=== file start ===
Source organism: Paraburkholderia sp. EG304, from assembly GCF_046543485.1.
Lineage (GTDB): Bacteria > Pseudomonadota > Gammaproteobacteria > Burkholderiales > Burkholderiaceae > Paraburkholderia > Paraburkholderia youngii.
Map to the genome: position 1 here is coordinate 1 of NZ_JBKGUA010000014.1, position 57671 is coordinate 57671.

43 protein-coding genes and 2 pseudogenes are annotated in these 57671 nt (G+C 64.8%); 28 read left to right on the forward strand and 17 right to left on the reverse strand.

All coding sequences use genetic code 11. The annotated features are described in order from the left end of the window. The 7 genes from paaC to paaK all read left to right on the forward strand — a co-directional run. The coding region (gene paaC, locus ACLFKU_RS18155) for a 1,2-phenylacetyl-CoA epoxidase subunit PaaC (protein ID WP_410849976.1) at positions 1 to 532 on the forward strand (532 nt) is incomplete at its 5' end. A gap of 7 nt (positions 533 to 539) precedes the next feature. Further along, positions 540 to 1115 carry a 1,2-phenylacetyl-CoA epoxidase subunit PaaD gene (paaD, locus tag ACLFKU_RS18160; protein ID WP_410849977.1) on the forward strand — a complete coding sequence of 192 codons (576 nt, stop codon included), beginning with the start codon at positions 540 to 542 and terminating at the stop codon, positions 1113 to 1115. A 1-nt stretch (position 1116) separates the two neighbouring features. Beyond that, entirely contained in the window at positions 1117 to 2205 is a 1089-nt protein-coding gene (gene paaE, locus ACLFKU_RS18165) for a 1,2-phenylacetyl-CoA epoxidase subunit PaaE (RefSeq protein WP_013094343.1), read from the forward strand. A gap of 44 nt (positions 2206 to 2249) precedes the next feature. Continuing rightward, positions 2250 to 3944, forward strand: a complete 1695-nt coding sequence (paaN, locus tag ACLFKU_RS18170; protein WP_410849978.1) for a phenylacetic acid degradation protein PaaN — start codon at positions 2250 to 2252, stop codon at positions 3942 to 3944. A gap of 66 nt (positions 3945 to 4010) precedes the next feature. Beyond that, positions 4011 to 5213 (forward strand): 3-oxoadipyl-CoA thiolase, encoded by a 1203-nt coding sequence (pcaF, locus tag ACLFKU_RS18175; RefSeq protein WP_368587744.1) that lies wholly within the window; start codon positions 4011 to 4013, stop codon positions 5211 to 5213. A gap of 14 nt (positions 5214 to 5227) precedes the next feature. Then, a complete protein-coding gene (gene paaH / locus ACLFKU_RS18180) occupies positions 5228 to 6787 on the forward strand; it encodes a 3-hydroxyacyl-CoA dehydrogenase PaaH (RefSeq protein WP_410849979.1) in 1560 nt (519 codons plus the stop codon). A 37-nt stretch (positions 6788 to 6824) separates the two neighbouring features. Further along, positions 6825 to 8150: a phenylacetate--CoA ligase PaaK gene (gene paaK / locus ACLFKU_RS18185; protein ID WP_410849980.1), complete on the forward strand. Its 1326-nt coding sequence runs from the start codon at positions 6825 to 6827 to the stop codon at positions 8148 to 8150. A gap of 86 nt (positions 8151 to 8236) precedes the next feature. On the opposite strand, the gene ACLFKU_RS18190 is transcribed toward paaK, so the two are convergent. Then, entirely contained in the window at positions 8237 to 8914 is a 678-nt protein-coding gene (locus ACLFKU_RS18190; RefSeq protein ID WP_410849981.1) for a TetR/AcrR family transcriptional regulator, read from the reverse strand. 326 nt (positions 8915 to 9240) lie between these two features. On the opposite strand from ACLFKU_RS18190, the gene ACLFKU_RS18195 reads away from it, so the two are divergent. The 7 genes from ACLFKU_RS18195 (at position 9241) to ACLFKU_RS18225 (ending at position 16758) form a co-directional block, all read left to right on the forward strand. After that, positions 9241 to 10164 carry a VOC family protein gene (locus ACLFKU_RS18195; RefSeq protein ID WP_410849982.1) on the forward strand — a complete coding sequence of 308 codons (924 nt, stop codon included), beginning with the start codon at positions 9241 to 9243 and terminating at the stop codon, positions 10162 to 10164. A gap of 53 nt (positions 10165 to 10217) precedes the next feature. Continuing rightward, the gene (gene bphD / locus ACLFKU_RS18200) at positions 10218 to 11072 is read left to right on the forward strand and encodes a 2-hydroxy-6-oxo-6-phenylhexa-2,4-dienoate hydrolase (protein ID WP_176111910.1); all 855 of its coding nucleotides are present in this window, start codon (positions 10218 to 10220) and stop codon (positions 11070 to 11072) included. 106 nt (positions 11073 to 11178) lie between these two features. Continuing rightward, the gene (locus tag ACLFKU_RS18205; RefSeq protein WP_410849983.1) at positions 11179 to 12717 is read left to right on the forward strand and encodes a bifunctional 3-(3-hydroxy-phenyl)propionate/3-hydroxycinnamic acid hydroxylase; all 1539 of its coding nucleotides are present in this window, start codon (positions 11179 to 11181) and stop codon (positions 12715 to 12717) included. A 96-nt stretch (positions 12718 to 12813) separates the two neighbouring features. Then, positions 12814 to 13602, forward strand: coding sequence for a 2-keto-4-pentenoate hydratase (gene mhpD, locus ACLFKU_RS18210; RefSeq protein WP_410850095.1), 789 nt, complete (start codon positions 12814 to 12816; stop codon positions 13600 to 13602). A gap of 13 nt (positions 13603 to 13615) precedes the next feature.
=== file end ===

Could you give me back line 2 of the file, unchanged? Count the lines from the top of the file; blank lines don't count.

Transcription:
Lineage (GTDB): Bacteria > Pseudomonadota > Gammaproteobacteria > Burkholderiales > Burkholderiaceae > Paraburkholderia > Paraburkholderia youngii.